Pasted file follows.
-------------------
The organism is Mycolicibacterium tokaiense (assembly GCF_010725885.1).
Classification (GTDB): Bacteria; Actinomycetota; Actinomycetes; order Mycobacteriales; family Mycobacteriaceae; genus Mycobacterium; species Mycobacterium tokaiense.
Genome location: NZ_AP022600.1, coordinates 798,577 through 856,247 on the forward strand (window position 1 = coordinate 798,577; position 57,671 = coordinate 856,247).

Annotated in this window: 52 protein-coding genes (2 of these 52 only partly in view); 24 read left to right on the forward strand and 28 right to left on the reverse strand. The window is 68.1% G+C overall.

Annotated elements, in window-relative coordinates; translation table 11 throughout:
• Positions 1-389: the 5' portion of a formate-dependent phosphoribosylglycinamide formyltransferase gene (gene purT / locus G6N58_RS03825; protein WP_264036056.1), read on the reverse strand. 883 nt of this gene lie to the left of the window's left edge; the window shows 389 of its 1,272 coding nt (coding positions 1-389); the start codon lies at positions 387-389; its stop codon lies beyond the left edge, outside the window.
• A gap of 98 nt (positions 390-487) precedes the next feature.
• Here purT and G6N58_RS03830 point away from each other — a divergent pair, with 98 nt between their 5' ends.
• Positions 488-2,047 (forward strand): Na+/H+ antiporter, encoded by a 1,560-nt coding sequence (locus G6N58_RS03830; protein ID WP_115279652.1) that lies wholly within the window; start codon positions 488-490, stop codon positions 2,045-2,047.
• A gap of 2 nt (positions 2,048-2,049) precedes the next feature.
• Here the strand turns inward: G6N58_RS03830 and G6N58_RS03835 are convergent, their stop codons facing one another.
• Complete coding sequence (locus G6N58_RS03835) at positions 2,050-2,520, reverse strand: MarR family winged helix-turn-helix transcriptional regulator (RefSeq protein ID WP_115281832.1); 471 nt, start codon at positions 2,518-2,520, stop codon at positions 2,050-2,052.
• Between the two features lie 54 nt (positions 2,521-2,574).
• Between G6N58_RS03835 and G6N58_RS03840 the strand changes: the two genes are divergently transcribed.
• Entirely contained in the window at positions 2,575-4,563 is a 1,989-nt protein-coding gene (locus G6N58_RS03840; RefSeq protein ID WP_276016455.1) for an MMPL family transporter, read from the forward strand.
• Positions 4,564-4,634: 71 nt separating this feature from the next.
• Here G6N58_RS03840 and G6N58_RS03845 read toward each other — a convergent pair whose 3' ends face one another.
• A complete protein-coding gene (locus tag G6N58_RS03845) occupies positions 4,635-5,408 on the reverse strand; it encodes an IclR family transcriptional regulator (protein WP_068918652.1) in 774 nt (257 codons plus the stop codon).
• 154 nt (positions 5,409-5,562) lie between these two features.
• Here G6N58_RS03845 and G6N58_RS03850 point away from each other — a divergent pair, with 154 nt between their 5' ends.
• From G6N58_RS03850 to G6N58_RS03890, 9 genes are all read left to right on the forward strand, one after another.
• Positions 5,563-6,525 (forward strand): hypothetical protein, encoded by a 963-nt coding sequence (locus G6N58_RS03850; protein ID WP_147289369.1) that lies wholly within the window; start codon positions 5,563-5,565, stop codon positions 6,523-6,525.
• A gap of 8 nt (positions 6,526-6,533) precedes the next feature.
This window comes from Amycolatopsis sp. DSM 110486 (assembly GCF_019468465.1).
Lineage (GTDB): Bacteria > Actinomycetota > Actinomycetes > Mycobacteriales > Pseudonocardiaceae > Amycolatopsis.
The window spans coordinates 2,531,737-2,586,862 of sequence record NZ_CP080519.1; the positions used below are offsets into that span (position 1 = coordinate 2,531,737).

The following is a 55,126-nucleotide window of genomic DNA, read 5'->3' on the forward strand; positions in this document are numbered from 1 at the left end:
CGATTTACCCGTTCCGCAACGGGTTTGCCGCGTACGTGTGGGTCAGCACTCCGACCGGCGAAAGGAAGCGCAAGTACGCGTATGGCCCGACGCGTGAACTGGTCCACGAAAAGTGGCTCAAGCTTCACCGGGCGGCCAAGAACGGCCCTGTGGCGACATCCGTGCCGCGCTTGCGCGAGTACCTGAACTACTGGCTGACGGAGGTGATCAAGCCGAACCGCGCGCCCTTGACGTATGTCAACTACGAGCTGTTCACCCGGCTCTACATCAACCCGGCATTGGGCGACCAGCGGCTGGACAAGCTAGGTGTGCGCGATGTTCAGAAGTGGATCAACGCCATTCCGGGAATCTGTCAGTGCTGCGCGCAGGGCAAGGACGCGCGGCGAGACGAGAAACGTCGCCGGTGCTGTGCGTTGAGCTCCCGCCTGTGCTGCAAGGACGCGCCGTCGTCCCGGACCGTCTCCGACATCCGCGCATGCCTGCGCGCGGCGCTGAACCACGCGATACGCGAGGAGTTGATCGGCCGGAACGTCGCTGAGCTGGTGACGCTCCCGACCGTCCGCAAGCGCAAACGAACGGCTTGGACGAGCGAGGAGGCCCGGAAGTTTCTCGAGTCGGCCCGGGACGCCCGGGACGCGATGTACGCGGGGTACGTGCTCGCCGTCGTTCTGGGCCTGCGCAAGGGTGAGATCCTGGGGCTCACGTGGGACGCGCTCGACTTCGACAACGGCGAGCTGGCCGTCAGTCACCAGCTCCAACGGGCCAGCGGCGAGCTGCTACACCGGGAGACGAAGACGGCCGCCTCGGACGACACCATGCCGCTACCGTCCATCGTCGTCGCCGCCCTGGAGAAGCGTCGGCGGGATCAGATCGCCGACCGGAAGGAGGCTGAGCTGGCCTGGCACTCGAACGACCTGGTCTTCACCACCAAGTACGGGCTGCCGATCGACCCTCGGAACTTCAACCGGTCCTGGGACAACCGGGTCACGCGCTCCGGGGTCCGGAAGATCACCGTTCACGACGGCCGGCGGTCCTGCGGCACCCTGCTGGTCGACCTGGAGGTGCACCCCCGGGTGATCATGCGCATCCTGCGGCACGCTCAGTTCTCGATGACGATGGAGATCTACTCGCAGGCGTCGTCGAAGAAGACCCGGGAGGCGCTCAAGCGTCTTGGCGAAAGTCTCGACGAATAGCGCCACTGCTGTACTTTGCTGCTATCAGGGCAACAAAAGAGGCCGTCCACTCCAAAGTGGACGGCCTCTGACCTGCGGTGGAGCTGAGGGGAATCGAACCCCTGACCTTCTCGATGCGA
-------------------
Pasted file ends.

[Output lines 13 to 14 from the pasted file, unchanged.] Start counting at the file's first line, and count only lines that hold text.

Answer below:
• Between the two features lie 54 nt (positions 2,521-2,574).
• Between G6N58_RS03835 and G6N58_RS03840 the strand changes: the two genes are divergently transcribed.